Other suitable monomers (a) are vinyl esters and allyl esters of

C1-C40 linear, C3-C40 branched-chain or C3-C40 carbocyclic carboxylic acids (examples: vinyl acetate, propionate, neononanoate, neoundecanoate or t-butylbenzoate); vinyl or allyl halides, preferably vinyl chloride and allyl chloride, vinyl ethers, preferably methyl, ethyl, butyl or dodecyl vinyl ether, vinylformamide, vinylmethylacetamide, vinylamine; vinyllactams, preferably vinylpyrrolidone and vinylcaprolactam, and vinyl- or allyl-substituted heterocyclic compounds, preferably vinylpyridine, vinyloxazoline and allylpyridine.

Also suitable are N-vinylimidazoles of the formula III, where R14 to R16 independently of one another are hydrogen, C1-C4-alkyl or phenyl:

Further suitable monomers (a) are diallylamines of the formula (IV)

where R17=C1 to C24 alkyl.

Other suitable monomers (a) are vinylidene chloride; and hydrocarbons with at least one carbon-carbon double bond, preferably styrene, alpha-methylstyrene, tert-butylstyrene, butadiene, isoprene, cyclohexadiene, ethylene, propylene, 1-butene, 2-butene, isobutylene, vinyltoluene and mixtures of these monomers.

Particularly suitable monomers (a) are acrylic, methacrylic and ethylacrylic acid, methyl, ethyl, propyl, n-butyl, isobutyl, t-butyl, 2-ethylhexyl and decyl acrylate, methyl, ethyl, propyl, n-butyl, isobutyl, t-butyl, 2-ethylhexyl and decyl methacrylate, methyl, ethyl, n-butyl, isobutyl, t-butyl, 2-ethylhexyl and decyl ethacrylate, 2,3-dihydroxypropyl acrylate, 2,3-dihydroxypropyl methacrylate, 2-hydroxyethyl acrylate, hydroxypropyl acrylate, 2-hydroxyethyl methacrylate, 2-hydroxyethyl ethacrylate, 2-methoxyethyl acrylate, 2-methoxyethyl methacrylate, 2-methoxyethyl ethacrylate, 2-ethoxyethyl methacrylate, 2-ethoxyethyl ethacrylate, hydroxypropyl methacrylates, glyceryl monoacrylate, glyceryl monomethacrylate, polyalkylene glycol (meth)acrylates, unsaturated sulfonic acids, such as acrylamidopropanesulfonic acid, for example;

acrylamide, methacrylamide, ethacrylamide, N-methylacrylamide, N,N-dimethylacrylamide, N-ethylacrylamide, N-isopropylacrylamide, N-butylacrylamide, N-t-butylacrylamide, N-octylacrylamide, N-t-octylacrylamide, N-octadecylacrylamide, N-phenylacrylamide, N-methylmethacrylamide, N-ethylmethacrylamide, N-dodecylmethacrylamide, 1-vinylimidazole, 1-vinyl-2-methylimidazole, N,N-dimethylaminomethyl (meth)acrylate, N,N-diethylaminomethyl (meth)acrylate, N,N-dimethylaminoethyl (meth)acrylate, N,N-diethylaminoethyl (meth)acrylate, N,N-dimethylaminobutyl (meth)acrylate, N,N-diethylaminobutyl (meth)acrylate, N,N-dimethylaminohexyl (meth)acrylate, N,N-dimethylaminooctyl (meth)acrylate, N,N-dimethylaminododecyl (meth)acrylate, N-[3-(dimethylamino)propyl]methacrylamide, N-[3-(dimethylamino)propyl]acrylamide, N-[3-(dimethylamino)butyl]methacrylamide, N-[8-(dimethylamino)octyl]methacrylamide, N-[12-(dimethylamino)dodecyl]methacrylamide, N-[3-(diethylamino)propyl]methacrylamide, N-[3-(diethylamino)propyl]acrylamide;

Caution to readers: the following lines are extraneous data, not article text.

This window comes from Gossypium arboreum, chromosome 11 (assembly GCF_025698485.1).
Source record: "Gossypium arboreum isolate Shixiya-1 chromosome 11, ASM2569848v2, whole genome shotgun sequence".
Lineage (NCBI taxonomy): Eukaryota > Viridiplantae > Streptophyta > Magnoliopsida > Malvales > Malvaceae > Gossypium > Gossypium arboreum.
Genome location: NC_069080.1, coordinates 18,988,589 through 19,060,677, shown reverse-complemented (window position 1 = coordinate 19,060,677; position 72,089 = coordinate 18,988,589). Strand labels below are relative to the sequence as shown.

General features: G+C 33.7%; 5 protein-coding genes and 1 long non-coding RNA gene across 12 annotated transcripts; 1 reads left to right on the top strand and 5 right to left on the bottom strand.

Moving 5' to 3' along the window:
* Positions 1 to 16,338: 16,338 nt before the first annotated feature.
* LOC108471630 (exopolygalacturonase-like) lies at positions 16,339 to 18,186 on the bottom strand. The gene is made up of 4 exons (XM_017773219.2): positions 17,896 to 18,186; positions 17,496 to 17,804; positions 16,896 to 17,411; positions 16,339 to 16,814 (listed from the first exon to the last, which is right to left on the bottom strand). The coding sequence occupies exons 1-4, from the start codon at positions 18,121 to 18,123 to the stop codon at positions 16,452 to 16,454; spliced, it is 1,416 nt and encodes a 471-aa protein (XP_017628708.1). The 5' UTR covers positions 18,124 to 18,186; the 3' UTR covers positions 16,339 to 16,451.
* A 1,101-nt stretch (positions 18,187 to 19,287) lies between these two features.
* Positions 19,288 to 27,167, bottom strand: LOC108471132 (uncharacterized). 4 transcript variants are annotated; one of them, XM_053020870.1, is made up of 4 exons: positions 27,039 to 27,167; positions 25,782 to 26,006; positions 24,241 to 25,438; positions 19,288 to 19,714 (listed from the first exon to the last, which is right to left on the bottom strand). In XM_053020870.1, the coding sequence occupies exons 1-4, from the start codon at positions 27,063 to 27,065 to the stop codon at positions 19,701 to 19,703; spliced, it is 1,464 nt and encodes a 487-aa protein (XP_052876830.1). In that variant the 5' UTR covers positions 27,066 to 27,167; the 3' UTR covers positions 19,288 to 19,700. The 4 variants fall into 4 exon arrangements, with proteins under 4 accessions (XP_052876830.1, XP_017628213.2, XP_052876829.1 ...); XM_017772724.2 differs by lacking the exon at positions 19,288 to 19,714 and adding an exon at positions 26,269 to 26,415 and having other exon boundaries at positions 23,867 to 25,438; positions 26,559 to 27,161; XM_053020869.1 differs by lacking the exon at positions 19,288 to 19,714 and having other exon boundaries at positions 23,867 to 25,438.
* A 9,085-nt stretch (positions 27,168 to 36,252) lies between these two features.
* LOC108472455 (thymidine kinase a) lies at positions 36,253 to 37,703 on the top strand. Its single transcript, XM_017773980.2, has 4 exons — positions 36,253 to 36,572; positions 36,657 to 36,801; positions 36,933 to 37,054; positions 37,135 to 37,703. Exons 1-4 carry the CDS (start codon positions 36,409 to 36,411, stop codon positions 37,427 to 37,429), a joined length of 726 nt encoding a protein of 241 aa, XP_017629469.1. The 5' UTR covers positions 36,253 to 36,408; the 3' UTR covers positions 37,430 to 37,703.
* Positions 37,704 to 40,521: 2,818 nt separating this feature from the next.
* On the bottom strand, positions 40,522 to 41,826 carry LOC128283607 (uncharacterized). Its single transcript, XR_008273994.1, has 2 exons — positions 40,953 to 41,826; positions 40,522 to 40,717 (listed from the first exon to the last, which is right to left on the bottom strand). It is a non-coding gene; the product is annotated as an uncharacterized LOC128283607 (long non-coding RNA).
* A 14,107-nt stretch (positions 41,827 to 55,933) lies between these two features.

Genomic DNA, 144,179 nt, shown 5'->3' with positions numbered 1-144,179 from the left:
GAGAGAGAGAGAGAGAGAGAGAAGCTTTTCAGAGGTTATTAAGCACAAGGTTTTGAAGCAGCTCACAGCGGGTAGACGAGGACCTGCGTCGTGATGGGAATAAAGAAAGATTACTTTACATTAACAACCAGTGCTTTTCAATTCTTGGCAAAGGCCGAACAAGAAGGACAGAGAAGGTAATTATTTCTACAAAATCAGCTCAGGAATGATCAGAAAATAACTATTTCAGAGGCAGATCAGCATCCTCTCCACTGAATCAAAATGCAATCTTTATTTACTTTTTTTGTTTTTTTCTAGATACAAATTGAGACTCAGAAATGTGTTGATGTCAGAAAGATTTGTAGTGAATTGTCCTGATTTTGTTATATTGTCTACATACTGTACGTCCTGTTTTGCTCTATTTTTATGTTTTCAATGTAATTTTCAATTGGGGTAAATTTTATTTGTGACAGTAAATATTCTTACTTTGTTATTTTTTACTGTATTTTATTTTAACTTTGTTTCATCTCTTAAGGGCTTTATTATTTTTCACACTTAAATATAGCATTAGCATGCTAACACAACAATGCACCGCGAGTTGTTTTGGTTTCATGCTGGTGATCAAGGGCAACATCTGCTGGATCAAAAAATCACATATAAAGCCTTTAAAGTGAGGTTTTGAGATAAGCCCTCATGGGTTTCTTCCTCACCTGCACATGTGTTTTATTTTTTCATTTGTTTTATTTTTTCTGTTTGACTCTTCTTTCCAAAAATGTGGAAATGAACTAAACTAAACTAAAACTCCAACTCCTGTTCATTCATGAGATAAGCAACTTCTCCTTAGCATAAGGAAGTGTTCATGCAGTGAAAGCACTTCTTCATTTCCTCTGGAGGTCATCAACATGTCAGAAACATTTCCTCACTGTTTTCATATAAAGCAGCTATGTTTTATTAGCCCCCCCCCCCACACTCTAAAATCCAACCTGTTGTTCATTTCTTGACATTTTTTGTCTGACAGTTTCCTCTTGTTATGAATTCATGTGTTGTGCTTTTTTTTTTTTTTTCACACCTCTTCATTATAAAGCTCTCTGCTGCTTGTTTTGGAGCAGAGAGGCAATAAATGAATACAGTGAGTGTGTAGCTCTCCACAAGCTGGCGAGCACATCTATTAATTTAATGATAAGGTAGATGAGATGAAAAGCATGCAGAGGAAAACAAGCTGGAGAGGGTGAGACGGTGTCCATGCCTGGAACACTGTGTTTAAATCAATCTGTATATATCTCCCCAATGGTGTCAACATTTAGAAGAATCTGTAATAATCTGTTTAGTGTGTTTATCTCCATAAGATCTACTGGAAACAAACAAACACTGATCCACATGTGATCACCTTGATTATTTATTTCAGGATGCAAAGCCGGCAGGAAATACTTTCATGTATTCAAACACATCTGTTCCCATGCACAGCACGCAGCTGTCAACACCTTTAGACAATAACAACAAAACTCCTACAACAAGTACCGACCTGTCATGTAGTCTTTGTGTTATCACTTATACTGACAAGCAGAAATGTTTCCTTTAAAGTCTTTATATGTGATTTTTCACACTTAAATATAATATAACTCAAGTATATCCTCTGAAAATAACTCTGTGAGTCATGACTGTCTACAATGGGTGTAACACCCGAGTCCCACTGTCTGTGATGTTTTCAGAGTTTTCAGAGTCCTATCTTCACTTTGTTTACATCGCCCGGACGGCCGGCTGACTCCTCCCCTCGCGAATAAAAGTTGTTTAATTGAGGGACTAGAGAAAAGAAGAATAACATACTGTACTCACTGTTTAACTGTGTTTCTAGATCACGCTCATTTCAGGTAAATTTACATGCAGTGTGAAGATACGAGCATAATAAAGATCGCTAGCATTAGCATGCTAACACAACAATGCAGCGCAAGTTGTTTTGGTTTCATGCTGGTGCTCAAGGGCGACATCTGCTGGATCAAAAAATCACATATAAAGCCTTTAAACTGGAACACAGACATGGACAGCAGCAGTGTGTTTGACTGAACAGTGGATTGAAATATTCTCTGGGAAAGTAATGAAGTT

maleic acid, fumaric acid, maleic anhydride and its monoesters, crotonic acid, itaconic acid, diallyldimethylammonium chloride, vinyl ethers (for example, methyl, ethyl, butyl or dodecyl vinyl ether), vinylformamide, vinylmethylacetamide, vinylamine; methyl vinyl ketone, maleimide, vinylpyridine, vinylimidazole, vinylfuran, styrene, styrene sulfonate, allyl alcohol and mixtures thereof.

Of these, particular preference is given to acrylic, methacrylic, maleic, fumaric and crotonic acid, maleic anhydride and its monoesters, methyl acrylate, methyl methacrylate, ethyl acrylate, ethyl methacrylate, n-butyl acrylate, n-butyl methacrylate, t-butyl acrylate, t-butyl methacrylate, isobutyl acrylate, isobutyl methacrylate, 2-ethylhexyl acrylate, N-t-butylacrylamide, N-octylacrylamide, 2-hydroxyethyl acrylate, hydroxypropyl acrylate, 2-hydroxyethyl methacrylate, hydroxypropyl methacrylate, alkylene glycol(meth)-acrylates, unsaturated sulfonic acids, such as acrylamidopropanesulfonic acid, for example, vinylpyrrolidone, vinylcaprolactam, vinyl ethers (for example, methyl, ethyl, butyl or dodecyl vinyl ether), vinylformamide, vinylmethylacetamide, vinylamine, 1-vinylimidazole, 1-vinyl-2-methylimidazole, N,N-dimethylaminomethyl methacrylate and N-[3-(dimethylamino)propyl]methacrylamide; 3-methyl-1-vinylimidazolium chloride, 3-methyl-1-vinylimidazolium methylsulfate, N,N-dimethylaminoethyl methacrylate, N-[3-(dimethylamino)propyl]methacrylamide quaternized with methyl chloride, methyl sulfate or diethyl sulfate.

Monomers having a basic nitrogen can be quaternized as follows:

the amines are suitably quaternized using, for example, alkyl halides of 1 to 24 carbon atoms in the alkyl, examples being methyl chloride, methyl bromide, methyl iodide, ethyl chloride, ethyl bromide, propyl chloride, hexyl chloride, dodecyl chloride, lauryl chloride and benzyl halides, especially benzyl chloride and benzyl bromide. Further suitable quaternizing agents are dialkyl sulfates, especially dimethyl sulfate or diethyl sulfate. The basic amine can also be quaternized with alkylene oxides, such as ethylene oxide or propylene oxide, in the presence of acids. Preferred quaternizing agents are methyl chloride, dimethyl sulfate and diethyl sulfate.

Quaternization can be carried out before or after polymerization.

In addition, it is also possible to employ the reaction products of unsaturated acids, such as acrylic or methacrylic acid, with a quaternized epichlorohydrin of the formula (V) (R18=C1 to C40 alkyl).

Examples of such products are: (meth) acryloyloxyhydroxypropyltrimethylamonium chloride and (meth)acryloyloxyhydroxypropyltrimethylamonium chloride.

The basic monomers can also be cationized by neutralizing them with mineral acids, such as sulfuric, hydrochloric, hydrobromic, hydroiodic, phosphoric or nitric acid, or with organic acids, such as formic, acetic, lactic or citric acid.